Author Topic: catastrophic bummer  (Read 5014 times)

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Offline 3929R

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Re: catastrophic bummer
« Reply #15 on: Wednesday,March 11, 2015, 10:19:20 PM »
Mark
Salt Lake City, Utah, USA

Offline EuropaTC

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Re: catastrophic bummer
« Reply #16 on: Wednesday,March 11, 2015, 10:55:25 PM »
In conclusion..... I'm more befuddled than before.

 :)   me to ! 

I thought HealeyBN7 had caught it with the servo/booster idea but if you don't have them I'm back to square one.  My Elan has compressions in the 155-160 range which is very similar to yours and plods along ok, so as long as they are consistent I wouldn't worry too much just yet. I've also changed both cars to a slightly hotter plug, again on advice from the Elan forum, which does run cleaner.

The only time I've seen oily smoke was due to worn valve guides, but that problem was a long time coming and pretty obvious - very noticeable when you put your foot down after a short period on overrun/trailing throttle.

A few random thoughts - do you have the crankcase breather connected and feeding into the carbs ?  How much oil does the car actually use ? 

Brian 

Offline 4129R

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Re: catastrophic bummer
« Reply #17 on: Thursday,March 12, 2015, 12:24:03 AM »
Have you checked the level of the brake fluid in the master cylinder?

I think brake fluid is a hydraulic oil, so would burn bluish.

Offline blasterdad

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Re: catastrophic bummer
« Reply #18 on: Thursday,March 12, 2015, 03:47:01 AM »
The seals on the brake MC were shot (as were the slave cylinders). I assumed the boosters were also toast so I removed them and swapped in a Datsun F10 master cylinder. I also plugged the booster vacuum port on the intake manifold. I never drove the car with boosters but really can't see why you'd want or need them. The car is so light, as far as I can tell it seems to brake great without them.

^^^^^

The booster theory has been ruled out...

Offline jbcollier

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Re: catastrophic bummer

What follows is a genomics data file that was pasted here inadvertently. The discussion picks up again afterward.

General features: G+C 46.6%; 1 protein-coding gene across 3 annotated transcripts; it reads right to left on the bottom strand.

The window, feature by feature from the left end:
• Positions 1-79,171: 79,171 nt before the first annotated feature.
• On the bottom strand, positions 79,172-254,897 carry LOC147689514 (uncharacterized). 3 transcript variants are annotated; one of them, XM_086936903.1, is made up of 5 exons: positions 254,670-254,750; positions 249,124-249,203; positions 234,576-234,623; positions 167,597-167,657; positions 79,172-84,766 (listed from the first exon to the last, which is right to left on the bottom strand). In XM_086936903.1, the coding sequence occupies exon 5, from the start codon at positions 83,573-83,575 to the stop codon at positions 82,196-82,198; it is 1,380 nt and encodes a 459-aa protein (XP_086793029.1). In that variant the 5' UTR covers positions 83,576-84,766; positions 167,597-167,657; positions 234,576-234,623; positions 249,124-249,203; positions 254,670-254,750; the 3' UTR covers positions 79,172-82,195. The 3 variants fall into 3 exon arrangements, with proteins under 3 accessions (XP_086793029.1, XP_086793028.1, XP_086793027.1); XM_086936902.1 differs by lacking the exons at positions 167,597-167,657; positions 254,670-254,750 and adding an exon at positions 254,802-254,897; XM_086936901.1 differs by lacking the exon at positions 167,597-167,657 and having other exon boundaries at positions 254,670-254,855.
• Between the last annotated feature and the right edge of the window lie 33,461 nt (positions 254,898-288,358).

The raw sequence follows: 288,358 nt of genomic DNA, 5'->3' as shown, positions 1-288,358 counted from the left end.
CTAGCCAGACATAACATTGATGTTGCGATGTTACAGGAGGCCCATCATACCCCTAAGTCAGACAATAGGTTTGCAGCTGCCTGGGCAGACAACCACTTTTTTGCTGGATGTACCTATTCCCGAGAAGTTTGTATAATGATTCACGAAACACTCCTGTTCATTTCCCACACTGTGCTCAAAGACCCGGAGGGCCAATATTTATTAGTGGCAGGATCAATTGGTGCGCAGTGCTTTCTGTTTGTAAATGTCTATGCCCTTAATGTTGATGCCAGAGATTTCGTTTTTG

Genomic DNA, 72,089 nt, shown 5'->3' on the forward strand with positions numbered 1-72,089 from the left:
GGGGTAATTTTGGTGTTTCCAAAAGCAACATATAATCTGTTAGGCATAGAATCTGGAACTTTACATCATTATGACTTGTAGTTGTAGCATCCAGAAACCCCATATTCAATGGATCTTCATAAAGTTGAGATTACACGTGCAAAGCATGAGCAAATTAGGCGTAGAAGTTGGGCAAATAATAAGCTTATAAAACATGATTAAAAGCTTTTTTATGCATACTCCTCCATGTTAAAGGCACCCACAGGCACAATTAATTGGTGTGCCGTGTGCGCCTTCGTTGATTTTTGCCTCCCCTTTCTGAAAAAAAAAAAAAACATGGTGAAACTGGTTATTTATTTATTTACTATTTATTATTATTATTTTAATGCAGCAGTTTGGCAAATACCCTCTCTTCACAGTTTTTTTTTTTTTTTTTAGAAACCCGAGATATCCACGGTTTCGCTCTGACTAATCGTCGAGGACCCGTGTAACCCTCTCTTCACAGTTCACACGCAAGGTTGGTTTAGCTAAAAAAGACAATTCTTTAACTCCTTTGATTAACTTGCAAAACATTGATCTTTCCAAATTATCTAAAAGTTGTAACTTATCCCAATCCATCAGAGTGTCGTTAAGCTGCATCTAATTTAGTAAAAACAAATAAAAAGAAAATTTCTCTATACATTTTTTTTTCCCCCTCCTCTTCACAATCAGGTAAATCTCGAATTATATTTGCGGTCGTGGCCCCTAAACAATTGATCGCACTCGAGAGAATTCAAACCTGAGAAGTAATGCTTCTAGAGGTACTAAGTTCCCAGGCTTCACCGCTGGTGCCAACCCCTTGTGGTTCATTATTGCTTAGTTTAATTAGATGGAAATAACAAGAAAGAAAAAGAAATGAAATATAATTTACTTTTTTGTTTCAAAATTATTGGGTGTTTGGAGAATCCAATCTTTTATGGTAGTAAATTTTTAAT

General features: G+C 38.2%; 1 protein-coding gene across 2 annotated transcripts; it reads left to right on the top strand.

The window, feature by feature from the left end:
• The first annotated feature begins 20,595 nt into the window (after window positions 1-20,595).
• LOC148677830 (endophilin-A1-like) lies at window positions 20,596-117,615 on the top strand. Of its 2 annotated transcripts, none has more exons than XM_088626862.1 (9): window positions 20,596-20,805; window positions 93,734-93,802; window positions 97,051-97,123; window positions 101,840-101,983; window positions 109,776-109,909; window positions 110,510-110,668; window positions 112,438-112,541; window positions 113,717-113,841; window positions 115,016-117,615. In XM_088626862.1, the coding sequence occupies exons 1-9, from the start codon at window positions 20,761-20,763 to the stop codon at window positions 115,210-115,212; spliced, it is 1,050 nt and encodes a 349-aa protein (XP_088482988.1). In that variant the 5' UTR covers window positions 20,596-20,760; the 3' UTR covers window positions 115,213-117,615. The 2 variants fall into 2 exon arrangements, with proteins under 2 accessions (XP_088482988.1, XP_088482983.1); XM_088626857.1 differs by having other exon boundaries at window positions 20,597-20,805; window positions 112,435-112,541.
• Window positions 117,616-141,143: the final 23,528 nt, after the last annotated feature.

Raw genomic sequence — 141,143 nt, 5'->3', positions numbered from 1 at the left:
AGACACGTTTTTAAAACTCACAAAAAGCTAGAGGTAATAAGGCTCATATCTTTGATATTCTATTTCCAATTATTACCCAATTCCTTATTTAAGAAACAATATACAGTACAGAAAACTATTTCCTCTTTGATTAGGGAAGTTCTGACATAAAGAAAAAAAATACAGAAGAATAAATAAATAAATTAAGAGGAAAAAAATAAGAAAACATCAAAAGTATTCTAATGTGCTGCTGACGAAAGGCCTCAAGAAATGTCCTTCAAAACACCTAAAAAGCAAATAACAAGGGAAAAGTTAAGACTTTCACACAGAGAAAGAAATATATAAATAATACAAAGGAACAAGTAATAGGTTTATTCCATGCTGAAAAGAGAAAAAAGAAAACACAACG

« Reply #19 on: Thursday,March 12, 2015, 05:54:18 AM »
Time to do some careful testing.  Start with a hot compression test and then repeat with a shot of oil in each cylinder.  Lotus twin cams are commonly a wee bit smokey, usually from the guides.

Offline 3929R

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Re: catastrophic bummer
« Reply #20 on: Thursday,March 12, 2015, 08:55:53 AM »
Looking at the video I posted of the car's exhaust from last night, would you call that a wee bit smokey? or woefully smokey?

Could bits of gasket or other such flotsam have temporarily plugged an orifice in the oil pump or elsewhere, causing a spike in oil pressure, in turn causing a surge of oil to blow through valve seals? Is that even a possibility? Might explain the plume and current smoke if the seals were damaged.

I'm planning a hot compression test and draining/changing the oil to see if any bits are in it. Dependent upon the weather I had plans to sail on Friday/Saturday and ski on Sunday. So I may not get back to the garage for a week.

Once again, thank you all for the feedback.
Mark
Salt Lake City, Utah, USA

Offline BDA

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Re: catastrophic bummer
« Reply #21 on: Thursday,March 12, 2015, 09:45:25 AM »
That looked like a fair amount of smoke to me. My thought when I watched the video was that it might be steam because it looked white, but it was hard to tell. I don't think a spike of oil pressure would cause oil to leak past the valve guide seals.

Someone may probably need to correct me on this, but I THINK that valve guide seals or valve guides generally produce more oil smoke on when you let up on the gas because I think you would have less pressure in the port. I don't really have a lot of experience with worn guides or seals. I believe there should be a vent in the cam box and if that is plugged up, that could force oil past the seals and guides.

In any event, when you do the compression check dry and compare it to one where you squirt oil in the cylinders, you'll be able to rule rings in or out.

Offline EuropaTC

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Re: catastrophic bummer
« Reply #22 on: Thursday,March 12, 2015, 10:20:44 AM »
causing a surge of oil to blow through valve seals? Is that even a possibility? Might explain the plume and current smoke if the seals were damaged.

In the all important quest for lightness, uncle Colin left out the valve seals.....   :)

Being serious, there aren't any. You just have the cam bucket over the valve stem/spring and then a cast iron valve guide. So you'll always get a touch of oil going down there and burning, unlike more modern engines which might have seals ahead of the guides.